“How’s the food?” Cousin Mary asked, only to get ignored; Grandma Kat would grab a stick, nod to her robot, and say, “Let’s go alligator poking.” Her robot would advise against this but dutifully follow along. She’d suit up and moonwalk over to the golf dome: three holes ringed by murky swamp, installed to give residents an authentic pre-flood Florida feel. She’d enter and find the biggest, meanest-looking gator the shallows had to offer. Then she’d poke it between the eyes with her stick. Her companionbot would waddle up to protect her from the alligator’s wrath. For a four-foot-tall penguin it was unbelievably strong, and many were the space gator we watched fly through the air, wrestled down by the robot and thrown back into the swampy depths. Grandma always applauded after the nastiest fights.
“How can you just abandon us?” I asked her, after a month of one-sided video chats. I was seven at the time and angry with everyone, certain that all of this could have somehow been avoided—if only my mother and aunts had been more patient or we had all lived together in one big house instead of scattered across shit towns forty miles distant. These things just happen, my mother always said whenever she found me watching Grandma Kat on the phone and crying onto the screen. But these things seemed to happen just because we let them happen, over and over. We let the distances grow. We were like astronauts watching a crewmate fall untethered off her ship, and even before she’d floated out of sight, we’d all started talking about how much we missed her, what a great woman she’d been. It wasn’t over yet, I thought. We just needed to reach out our hands, pull her back.
I saw Grandma Kat’s mouth twitch in high resolution. She turned to her companionbot and said, “They abandon me up here, and now they want to know why I abandon them.” She gave her robot a kick. “Only thing that’s stuck by me is this guy. Too stupid to ditch.”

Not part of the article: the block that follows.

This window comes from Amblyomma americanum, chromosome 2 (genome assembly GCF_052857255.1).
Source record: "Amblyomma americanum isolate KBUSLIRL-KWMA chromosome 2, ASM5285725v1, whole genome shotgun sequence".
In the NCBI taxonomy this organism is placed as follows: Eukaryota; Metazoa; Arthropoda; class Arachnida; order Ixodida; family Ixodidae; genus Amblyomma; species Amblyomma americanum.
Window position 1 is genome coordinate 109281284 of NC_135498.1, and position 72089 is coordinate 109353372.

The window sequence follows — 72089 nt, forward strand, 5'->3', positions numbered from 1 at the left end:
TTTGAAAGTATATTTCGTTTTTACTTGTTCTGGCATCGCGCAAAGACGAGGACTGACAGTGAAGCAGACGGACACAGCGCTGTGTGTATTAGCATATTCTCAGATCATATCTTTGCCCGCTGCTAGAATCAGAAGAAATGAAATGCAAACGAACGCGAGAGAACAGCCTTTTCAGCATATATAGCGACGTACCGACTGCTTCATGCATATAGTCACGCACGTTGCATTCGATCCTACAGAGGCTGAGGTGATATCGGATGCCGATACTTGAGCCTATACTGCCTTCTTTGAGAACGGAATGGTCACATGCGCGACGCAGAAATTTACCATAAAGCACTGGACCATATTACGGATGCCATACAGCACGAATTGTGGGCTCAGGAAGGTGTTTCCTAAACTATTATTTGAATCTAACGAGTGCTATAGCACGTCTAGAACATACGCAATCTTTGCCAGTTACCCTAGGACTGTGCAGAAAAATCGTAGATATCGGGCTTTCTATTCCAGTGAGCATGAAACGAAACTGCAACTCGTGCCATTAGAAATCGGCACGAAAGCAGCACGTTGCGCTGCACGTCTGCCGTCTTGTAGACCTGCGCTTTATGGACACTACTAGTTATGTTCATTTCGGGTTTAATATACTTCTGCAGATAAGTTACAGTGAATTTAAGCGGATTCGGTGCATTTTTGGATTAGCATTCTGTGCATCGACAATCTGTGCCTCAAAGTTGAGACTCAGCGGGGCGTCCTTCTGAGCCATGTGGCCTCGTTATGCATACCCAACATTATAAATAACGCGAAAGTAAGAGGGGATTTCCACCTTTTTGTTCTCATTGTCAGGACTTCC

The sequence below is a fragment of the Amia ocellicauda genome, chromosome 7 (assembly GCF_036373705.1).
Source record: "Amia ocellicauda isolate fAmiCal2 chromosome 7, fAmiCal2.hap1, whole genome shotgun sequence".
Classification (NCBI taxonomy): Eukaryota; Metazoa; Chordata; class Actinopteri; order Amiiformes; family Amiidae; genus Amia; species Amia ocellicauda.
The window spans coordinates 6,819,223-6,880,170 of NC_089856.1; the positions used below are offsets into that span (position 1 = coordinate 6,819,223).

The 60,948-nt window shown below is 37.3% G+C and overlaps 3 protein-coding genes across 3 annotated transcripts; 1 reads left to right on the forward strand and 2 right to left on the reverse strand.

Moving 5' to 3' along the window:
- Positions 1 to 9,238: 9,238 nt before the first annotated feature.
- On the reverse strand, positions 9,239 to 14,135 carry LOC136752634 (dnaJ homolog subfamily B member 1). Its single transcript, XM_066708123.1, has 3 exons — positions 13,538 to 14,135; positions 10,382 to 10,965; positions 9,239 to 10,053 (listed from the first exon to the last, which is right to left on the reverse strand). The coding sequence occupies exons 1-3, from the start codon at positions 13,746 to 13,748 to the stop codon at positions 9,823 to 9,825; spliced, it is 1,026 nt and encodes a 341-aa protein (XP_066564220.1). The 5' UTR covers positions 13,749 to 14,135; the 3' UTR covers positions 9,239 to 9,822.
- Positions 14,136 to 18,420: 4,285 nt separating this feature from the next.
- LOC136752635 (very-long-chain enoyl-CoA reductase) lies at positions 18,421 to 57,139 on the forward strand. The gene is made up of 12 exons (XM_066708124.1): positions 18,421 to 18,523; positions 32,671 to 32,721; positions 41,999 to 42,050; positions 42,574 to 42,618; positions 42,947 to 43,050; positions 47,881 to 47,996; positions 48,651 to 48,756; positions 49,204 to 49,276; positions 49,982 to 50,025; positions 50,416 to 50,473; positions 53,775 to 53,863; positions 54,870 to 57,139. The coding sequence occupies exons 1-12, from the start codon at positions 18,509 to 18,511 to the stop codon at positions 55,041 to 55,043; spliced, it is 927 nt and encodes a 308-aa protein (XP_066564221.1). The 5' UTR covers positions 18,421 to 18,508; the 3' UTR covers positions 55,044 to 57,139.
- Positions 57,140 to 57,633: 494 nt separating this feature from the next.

Our family told her that this wasn’t true, just because she was very far away didn’t mean we’d abandoned her, we loved her and wanted to remain part of her life.
“How’d you expect this to end?” Grandma asked.
She didn’t seem to know where the camera was; instead of talking to the robot’s head she was yelling at its belly, and all we could see from our angle was the top of her head, the long, graying ringlets we’d all nestled into at some time or another when grandmotherly hugs were needed.
“You want me to say everything’s great? That the food’s inventive, the companionship superb? You want everything to be great so you don’t have to feel guilty for shipping me off?”
We took this in. Finally, Aunt Mae offered, “We just want you to be happy?”
Grandma snorted. She grabbed her gator-poking stick and told her companionbot to get ready. We watched as she suited up and stepped out. Nothing moved out there, just a sea of gray, lifeless rock. Hers was the only colony for thousands of miles, as far away from us as I could possibly imagine her to be.
Jeff Henebury is a fiction writer currently pursuing an MFA at the Helen Zell Writers' Program at the University of Michigan. A Massachusetts native and Minnesotan transplant, he hopes to visit every M-state at least once.
Illustrated by Alex Fukui.